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MONDAY, March 15, 2004
Prairie Dogs and Abilene written and directed by Joel Stone  
Big Sky
by Dave DeChristopher directed by Jackie Berger
by D.W. Gregory directed by Cailin Heffernan
Pony Bob's Last Ride
by Neil Genzlinger directed by John Michael Stringer
A Real Cowboy
by Joel Gross directed by Hilary Adams
Party Line
by Peter Hays directed by Davis Hall

TUESDAY, March 16, 2004
Tall in the Saddle by Mary Fengar Gail directed by Elizabeth Murphy
Bronco Buster
by Robin Rice Lichtig directed by Mira Kingsley
Garden of Paradise
by Arthur Giron directed by John Pietrowski
West of the Moon
written and directed by Eric Stannard
Almost Abilene
by Alexander Speer directed by Robert Fass
Harvest Moon
by Dickey Nesenger directed by Dana Benningfield

WEDNESDAY, March 17, 2004
The Hard Way by Gino DiIorio directed by Miriam Eusebio
Calamity Jane Sends a Message to Her Daughter
by Carolyn Gage directed by Andy Arden
The Lone Prairie
by Vincent Sessa directed by Peter Zazzali
There's a 200 Foot Cowboy in Istanbul
by Mike Folie directed by Jonathan Hadley
Human Resources
by Mike Folie directed by Daedra Kaehler
Western Water Revenge
written and directed by David Tyson, stage manager Loren A. Ray



Ames Adamson*, Jeremie Adkins*, Dean Alai*, Ed Baccari*, Dana Benningfield*, Susan G. Bob*, Blane Bostock, Walter Brandes*, Edrick Browne, Greg Bryan*, Trevor Davis*, Margot Ebling*, Kurt Elftmann*, Robert Fass*, Barney Fitzpatrick*, David Foubert*, Christina Gelsone; Kathleen Goldpaugh*, Davis Hall *, Dana Halsted, Christopher Healy*, Betty Hudson*, Shydel James, Stephen Innocenzi*, Gigi Jhong*, Walker Joyce*, Mark Light-Orr*, Philip F. Lynch*, John Lombardi*, Brad Makarowski*, Ben Masur*,  Kate McGrew, Cortnie Loren Miller, Duane Noch*, Brian O'Halloran, Kittson O'Neill*, Carl Palmer*,  Ian Pfister*, Michael Irvin Pollard*, Andrew Rein*, T.R. Shields*, Bricken Sparacino*, Glenn Stoops*, Justin Tyler, David Tyson*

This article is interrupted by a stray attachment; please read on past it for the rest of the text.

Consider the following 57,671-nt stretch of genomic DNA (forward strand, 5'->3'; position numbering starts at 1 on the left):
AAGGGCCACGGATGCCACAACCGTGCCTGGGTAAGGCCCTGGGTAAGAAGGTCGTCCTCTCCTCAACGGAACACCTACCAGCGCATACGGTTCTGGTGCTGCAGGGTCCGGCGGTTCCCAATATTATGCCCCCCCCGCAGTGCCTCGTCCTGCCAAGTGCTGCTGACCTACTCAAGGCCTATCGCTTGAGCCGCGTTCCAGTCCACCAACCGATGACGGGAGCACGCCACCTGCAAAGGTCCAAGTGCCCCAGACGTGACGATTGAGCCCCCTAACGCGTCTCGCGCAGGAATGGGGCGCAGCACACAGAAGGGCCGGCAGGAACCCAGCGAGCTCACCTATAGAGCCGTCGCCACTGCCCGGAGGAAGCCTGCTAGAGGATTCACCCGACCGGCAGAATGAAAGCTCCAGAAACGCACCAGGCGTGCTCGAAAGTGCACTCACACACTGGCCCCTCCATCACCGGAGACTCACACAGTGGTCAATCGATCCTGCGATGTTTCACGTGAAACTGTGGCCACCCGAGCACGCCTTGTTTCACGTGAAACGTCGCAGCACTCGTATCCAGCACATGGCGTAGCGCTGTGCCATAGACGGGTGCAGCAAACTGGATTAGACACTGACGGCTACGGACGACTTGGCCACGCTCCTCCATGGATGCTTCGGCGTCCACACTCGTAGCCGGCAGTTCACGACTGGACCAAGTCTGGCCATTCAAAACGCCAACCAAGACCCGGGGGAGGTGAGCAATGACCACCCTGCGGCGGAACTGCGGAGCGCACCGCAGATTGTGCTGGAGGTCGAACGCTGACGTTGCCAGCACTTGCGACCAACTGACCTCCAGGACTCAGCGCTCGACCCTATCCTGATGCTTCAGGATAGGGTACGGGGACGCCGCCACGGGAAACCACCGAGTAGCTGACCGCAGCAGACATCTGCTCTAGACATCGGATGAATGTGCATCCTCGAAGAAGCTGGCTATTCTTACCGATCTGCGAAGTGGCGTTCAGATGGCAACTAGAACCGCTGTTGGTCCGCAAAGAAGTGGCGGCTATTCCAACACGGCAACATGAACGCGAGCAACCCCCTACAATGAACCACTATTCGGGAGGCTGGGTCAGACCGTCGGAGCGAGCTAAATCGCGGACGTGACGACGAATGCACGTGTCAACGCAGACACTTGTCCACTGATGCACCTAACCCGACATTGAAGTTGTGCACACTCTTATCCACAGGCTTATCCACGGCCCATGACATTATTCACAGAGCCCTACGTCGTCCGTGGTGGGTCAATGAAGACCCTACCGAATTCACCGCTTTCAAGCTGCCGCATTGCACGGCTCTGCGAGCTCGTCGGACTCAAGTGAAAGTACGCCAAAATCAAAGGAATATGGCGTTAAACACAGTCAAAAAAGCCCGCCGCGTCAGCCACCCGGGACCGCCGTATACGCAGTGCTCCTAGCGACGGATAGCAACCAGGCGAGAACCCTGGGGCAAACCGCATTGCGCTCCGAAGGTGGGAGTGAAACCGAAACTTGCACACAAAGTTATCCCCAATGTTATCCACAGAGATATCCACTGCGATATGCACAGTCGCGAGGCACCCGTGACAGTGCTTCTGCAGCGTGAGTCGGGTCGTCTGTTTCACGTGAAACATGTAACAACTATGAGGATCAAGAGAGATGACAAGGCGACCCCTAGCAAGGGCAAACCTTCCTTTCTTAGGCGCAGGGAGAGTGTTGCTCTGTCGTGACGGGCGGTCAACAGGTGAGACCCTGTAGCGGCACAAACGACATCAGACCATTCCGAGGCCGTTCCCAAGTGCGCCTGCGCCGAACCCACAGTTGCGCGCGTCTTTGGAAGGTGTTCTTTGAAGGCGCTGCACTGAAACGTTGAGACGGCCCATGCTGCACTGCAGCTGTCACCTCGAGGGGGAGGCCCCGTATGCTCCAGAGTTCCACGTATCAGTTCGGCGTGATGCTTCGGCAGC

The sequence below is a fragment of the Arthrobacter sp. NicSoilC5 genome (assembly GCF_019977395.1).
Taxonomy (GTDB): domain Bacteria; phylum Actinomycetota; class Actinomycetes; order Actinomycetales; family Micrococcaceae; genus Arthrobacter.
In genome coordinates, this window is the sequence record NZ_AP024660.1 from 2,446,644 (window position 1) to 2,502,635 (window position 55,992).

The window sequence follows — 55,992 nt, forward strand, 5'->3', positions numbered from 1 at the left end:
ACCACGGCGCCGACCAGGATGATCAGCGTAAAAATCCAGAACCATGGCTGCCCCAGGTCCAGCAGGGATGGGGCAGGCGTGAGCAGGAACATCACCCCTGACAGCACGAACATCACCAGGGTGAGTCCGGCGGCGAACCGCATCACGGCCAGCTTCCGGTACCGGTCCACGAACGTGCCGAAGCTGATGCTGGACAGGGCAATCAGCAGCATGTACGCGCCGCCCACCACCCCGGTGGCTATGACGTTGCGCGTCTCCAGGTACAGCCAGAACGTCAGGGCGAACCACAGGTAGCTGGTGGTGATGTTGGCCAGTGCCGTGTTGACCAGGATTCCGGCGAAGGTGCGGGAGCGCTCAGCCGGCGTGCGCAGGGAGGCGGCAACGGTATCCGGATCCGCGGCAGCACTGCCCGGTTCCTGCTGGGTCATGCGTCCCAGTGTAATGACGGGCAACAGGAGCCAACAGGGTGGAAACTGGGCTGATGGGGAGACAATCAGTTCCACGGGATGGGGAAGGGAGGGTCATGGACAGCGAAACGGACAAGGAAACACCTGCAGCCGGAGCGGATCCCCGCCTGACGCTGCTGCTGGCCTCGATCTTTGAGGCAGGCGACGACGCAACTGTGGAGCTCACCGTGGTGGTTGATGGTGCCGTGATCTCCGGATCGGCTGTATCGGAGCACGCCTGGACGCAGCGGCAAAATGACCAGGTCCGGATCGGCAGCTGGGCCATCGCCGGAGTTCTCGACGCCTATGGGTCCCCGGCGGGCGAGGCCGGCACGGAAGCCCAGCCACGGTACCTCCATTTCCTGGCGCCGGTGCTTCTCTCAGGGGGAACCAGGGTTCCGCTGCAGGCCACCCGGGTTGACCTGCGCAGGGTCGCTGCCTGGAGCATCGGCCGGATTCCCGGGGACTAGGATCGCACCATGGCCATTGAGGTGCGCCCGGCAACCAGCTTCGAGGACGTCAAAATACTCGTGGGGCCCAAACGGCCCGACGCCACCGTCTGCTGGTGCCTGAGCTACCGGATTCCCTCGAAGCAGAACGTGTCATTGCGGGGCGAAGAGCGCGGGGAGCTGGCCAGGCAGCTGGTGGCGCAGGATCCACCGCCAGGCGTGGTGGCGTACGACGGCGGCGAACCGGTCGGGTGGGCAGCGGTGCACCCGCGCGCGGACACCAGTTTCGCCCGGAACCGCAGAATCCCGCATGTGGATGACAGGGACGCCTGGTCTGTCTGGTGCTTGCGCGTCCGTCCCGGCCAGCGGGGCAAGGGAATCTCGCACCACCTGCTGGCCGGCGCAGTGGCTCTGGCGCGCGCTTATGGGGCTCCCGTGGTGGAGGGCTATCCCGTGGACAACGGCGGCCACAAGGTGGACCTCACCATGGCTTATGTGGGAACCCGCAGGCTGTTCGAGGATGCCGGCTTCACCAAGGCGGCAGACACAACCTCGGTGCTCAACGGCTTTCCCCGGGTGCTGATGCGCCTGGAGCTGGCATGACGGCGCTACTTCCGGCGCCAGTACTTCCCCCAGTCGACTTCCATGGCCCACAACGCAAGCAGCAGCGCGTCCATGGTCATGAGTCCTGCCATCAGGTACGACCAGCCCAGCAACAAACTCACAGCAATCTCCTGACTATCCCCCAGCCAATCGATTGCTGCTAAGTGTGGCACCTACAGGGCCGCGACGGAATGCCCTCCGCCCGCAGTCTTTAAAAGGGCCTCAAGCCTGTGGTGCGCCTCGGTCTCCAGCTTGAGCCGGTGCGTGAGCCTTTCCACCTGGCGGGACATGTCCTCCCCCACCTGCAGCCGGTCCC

*members of Actors Equity Association

Rose Riccardi (lighting)
Jessica Parks (sets & props)
Alex Marcos (technical director)
Patricia E. Doherty (costumes)
Merek Royce Press (sound)
Doris Dunigan (stage manager)

Theatre Brut (The creative impulse unfettered by social and artistic convention...)

It is our contention, that at this moment in history, mankind is standing at a precipice, and the critical question is whether the current conventions of theater as an art form are sufficient to confront the daunting ethical, moral, social, ecological, and political issues that we face today in America and the world. Theatre Brut is a search for those elements in theater that can begin to answer among other concerns, Camus' concerns about a "universe that is.deprived of illusions.and where man feels a stranger". It is a proposed forum to explore the psychic impulses and external forces that have led to man's evolution into a species, that though sometimes prescient is rapidly moving toward self-destruction as well as the destruction of this once green earth, the home to not only a creature that embodies the distillate of both darkness and light, but to a myriad of innocent, and unwilling fellow creatures.